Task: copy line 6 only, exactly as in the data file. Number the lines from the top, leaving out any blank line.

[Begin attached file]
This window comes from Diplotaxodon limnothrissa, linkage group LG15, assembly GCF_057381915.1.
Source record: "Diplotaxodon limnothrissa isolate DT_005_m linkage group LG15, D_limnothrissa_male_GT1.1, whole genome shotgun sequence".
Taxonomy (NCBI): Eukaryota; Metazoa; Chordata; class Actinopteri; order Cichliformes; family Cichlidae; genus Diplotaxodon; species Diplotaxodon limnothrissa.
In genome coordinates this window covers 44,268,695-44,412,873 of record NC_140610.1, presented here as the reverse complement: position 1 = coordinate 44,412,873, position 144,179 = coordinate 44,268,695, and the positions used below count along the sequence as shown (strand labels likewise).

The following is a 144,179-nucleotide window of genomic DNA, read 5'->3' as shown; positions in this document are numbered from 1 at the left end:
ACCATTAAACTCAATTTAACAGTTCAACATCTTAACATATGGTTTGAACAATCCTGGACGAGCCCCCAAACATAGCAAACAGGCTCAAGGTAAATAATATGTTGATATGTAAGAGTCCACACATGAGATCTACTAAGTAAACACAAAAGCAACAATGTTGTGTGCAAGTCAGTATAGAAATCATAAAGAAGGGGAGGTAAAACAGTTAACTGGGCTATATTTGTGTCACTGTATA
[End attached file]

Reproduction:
ACCATTAAACTCAATTTAACAGTTCAACATCTTAACATATGGTTTGAACAATCCTGGACGAGCCCCCAAACATAGCAAACAGGCTCAAGGTAAATAATATGTTGATATGTAAGAGTCCACACATGAGATCTACTAAGTAAACACAAAAGCAACAATGTTGTGTGCAAGTCAGTATAGAAATCATAAAGAAGGGGAGGTAAAACAGTTAACTGGGCTATATTTGTGTCACTGTATA